A new leaked letter appears to show South African authorities seeking an indirect route for the transfer of $10m (£6.5m) to FIFA, BBC reports. The letter carried by South African media was purportedly written by then SA FA president Danny Jordaan three weeks before the first amount was paid. US prosecutors say the money was a bribe to FIFA officials to help secure South Africa’s 2010 World Cup bid. South Africa says it was a legitimate payment to fund Caribbean football. The $10m payment is a key plank in the wide-ranging US criminal inquiry that has engulfed world football’s governing body. Seven top FIFA officials, including two vice-presidents were arrested last week in Switzerland as they awaited FIFA’s congress. They were among 14 new indictments in the US investigation, which alleges they accepted bribes and kickbacks estimated at more than $150m over a 24-year period. Four other people were charged earlier. One of them, ex-FIFA official Chuck Blazer, has pleaded guilty in the US to taking bribes related to South Africa’s bid.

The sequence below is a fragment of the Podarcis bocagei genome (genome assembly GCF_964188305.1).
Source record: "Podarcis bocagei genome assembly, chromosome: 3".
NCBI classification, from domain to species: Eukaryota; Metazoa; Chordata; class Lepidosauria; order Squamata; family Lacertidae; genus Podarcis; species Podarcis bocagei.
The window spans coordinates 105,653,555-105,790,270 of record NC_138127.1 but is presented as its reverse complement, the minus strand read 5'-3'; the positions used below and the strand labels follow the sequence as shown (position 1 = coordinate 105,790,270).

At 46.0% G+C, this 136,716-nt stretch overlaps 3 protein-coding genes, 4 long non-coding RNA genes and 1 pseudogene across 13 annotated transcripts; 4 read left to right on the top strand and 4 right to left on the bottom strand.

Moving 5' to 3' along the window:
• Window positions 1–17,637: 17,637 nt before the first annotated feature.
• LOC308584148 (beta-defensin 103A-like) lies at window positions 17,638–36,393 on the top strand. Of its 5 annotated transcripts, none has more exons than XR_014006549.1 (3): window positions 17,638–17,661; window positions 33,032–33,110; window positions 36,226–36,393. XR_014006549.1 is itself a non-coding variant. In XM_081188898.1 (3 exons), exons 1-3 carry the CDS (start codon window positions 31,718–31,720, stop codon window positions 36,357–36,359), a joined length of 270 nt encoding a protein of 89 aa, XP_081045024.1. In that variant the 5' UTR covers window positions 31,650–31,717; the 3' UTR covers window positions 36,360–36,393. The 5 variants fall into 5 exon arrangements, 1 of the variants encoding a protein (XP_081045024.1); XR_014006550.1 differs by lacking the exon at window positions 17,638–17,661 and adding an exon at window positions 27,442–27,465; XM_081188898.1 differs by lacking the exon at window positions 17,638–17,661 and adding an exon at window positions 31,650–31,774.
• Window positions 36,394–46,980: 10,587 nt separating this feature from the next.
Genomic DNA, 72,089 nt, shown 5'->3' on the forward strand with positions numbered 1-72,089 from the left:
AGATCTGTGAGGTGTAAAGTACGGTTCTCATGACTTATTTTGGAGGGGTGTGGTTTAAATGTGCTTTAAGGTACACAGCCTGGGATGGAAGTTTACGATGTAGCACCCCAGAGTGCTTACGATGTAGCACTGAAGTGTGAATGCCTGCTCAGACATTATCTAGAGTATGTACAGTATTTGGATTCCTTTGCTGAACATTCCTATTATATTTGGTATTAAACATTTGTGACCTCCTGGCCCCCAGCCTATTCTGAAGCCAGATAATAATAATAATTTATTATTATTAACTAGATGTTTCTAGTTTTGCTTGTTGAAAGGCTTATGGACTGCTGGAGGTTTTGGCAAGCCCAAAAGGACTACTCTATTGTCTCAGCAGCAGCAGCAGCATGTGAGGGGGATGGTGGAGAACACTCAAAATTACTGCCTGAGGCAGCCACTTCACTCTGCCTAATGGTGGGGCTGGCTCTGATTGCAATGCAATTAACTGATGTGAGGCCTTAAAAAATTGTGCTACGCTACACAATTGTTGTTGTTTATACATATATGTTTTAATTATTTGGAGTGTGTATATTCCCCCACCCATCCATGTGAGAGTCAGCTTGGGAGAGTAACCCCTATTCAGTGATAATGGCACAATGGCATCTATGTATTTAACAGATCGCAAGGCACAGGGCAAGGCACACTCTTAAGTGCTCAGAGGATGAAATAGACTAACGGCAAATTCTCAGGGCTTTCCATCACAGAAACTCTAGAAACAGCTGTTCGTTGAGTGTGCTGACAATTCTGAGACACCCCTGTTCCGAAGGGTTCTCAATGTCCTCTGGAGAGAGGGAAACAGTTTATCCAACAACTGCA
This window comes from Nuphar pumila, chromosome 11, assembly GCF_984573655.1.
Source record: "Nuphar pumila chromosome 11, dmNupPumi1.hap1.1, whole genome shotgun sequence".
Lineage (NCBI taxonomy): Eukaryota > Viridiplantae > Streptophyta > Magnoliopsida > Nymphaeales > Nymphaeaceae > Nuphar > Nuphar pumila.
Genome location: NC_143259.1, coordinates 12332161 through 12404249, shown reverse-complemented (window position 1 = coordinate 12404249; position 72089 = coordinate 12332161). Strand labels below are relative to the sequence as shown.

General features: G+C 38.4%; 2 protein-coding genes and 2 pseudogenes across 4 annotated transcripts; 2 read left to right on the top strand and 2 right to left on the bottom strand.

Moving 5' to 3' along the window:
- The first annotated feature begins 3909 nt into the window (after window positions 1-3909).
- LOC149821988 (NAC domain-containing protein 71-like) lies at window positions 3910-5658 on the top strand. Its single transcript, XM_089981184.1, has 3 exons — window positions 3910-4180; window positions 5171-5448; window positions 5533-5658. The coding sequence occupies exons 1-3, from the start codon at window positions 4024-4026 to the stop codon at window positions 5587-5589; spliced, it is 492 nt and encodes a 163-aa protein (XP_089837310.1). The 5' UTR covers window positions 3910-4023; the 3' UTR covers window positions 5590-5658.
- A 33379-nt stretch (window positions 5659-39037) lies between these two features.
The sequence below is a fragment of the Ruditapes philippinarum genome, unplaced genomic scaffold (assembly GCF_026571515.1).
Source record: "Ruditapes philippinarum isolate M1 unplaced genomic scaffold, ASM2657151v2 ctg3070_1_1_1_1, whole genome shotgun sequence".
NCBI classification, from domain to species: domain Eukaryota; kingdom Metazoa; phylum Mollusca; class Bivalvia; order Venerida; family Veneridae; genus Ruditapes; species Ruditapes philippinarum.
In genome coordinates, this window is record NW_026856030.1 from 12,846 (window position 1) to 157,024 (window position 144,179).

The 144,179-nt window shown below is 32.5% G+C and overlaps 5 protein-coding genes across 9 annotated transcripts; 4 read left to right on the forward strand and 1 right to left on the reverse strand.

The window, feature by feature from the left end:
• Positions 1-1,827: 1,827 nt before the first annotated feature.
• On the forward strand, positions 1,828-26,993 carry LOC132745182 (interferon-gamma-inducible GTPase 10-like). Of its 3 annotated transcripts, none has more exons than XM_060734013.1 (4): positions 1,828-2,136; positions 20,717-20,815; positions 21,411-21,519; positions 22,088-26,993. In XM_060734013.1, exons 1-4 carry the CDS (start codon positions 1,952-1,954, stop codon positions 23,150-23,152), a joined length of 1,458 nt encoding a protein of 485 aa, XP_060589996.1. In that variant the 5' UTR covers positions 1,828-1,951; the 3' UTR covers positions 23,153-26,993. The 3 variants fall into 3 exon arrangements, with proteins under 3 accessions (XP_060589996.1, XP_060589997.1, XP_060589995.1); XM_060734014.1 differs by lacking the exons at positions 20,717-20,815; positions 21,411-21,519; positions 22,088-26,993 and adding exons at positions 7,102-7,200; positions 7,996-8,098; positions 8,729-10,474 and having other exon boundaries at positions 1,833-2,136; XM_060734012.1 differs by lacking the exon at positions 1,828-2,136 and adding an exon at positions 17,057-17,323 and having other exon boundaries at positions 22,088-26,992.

The letter is signed by Mr Jordaan and addressed to FIFA secretary-general Jerome Valcke. Mr Jordaan says Deputy Finance Minister Jabu Moleketi recommended that the money be paid to FIFA but that Minister of Foreign Affairs Nkosazana Dlamini Zuma said it should instead “be paid over to the 2010 FIFA World Cup Organising Committee South Africa”. South Africa’s Mail & Guardian quoted Mr Moleketi as saying the letter was a “fabrication” and he denied having “a conversation of that nature” with Mr Jordaan. US prosecutors say a senior South African official travelled to Paris to hand over cash in $10,000 stacks – in a hotel room, to an unnamed person working for Jack Warner, the former FIFA vice-president and head of the North, Central American and Caribbean Association Football (CONCACAF). South Africa’s Sports Minister Fikile Mbalula said on Wednesday that payments related to the World Cup had been “above board”, and no bribes had been paid. The money was to finance a “Diaspora Legacy Programme” to support football among the African diaspora in the Caribbean. South Africa was proud to have hosted Africa’s first World Cup, and would not allow itself to be caught in a battle between the US and FIFA, Mr Mbalula said. Mr Valcke has denied any wrongdoing in the matter. US prosecutors on Wednesday released a transcript of Mr Blazer’s guilty pleas. Mr Blazer says: “Beginning in or around 2004 and continuing through 2011, I and others on the FIFA executive committee agreed to accept bribes in conjunction with the selection of South Africa as the host nation for the 2010 World Cup.” In addition to the US investigation it was announced on Thursday that an elite police unit in South Africa is to launch a preliminary inquiry into allegations that officials paid bribes over the 2010 World Cup bid.